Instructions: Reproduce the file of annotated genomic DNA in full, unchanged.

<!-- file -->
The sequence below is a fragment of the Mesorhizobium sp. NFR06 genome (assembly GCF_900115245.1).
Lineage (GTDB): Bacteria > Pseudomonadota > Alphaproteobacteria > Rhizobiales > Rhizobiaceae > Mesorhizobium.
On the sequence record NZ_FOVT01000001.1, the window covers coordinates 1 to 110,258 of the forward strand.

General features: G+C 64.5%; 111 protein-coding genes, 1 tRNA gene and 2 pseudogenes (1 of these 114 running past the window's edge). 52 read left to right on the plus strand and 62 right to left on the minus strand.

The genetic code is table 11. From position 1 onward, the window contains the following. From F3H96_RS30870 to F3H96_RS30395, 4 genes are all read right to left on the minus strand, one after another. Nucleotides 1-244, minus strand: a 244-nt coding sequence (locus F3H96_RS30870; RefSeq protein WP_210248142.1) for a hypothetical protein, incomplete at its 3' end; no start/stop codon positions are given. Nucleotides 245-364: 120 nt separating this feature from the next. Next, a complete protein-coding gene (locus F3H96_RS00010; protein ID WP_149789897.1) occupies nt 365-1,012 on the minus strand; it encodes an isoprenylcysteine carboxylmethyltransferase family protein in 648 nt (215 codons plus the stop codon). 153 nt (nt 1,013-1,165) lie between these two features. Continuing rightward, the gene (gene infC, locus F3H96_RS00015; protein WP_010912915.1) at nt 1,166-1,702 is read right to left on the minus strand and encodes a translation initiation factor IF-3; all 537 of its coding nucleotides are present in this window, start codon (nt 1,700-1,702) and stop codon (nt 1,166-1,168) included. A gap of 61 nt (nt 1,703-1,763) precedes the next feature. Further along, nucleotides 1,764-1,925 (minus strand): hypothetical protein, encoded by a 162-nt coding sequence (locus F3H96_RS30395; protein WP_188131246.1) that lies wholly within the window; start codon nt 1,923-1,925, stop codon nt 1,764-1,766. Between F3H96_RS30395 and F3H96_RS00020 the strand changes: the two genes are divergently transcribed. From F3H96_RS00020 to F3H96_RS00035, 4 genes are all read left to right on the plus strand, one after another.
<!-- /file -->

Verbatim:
The sequence below is a fragment of the Mesorhizobium sp. NFR06 genome (assembly GCF_900115245.1).
Lineage (GTDB): Bacteria > Pseudomonadota > Alphaproteobacteria > Rhizobiales > Rhizobiaceae > Mesorhizobium.
On the sequence record NZ_FOVT01000001.1, the window covers coordinates 1 to 110,258 of the forward strand.

General features: G+C 64.5%; 111 protein-coding genes, 1 tRNA gene and 2 pseudogenes (1 of these 114 running past the window's edge). 52 read left to right on the plus strand and 62 right to left on the minus strand.

The genetic code is table 11. From position 1 onward, the window contains the following. From F3H96_RS30870 to F3H96_RS30395, 4 genes are all read right to left on the minus strand, one after another. Nucleotides 1-244, minus strand: a 244-nt coding sequence (locus F3H96_RS30870; RefSeq protein WP_210248142.1) for a hypothetical protein, incomplete at its 3' end; no start/stop codon positions are given. Nucleotides 245-364: 120 nt separating this feature from the next. Next, a complete protein-coding gene (locus F3H96_RS00010; protein ID WP_149789897.1) occupies nt 365-1,012 on the minus strand; it encodes an isoprenylcysteine carboxylmethyltransferase family protein in 648 nt (215 codons plus the stop codon). 153 nt (nt 1,013-1,165) lie between these two features. Continuing rightward, the gene (gene infC, locus F3H96_RS00015; protein WP_010912915.1) at nt 1,166-1,702 is read right to left on the minus strand and encodes a translation initiation factor IF-3; all 537 of its coding nucleotides are present in this window, start codon (nt 1,700-1,702) and stop codon (nt 1,166-1,168) included. A gap of 61 nt (nt 1,703-1,763) precedes the next feature. Further along, nucleotides 1,764-1,925 (minus strand): hypothetical protein, encoded by a 162-nt coding sequence (locus F3H96_RS30395; protein WP_188131246.1) that lies wholly within the window; start codon nt 1,923-1,925, stop codon nt 1,764-1,766. Between F3H96_RS30395 and F3H96_RS00020 the strand changes: the two genes are divergently transcribed. From F3H96_RS00020 to F3H96_RS00035, 4 genes are all read left to right on the plus strand, one after another.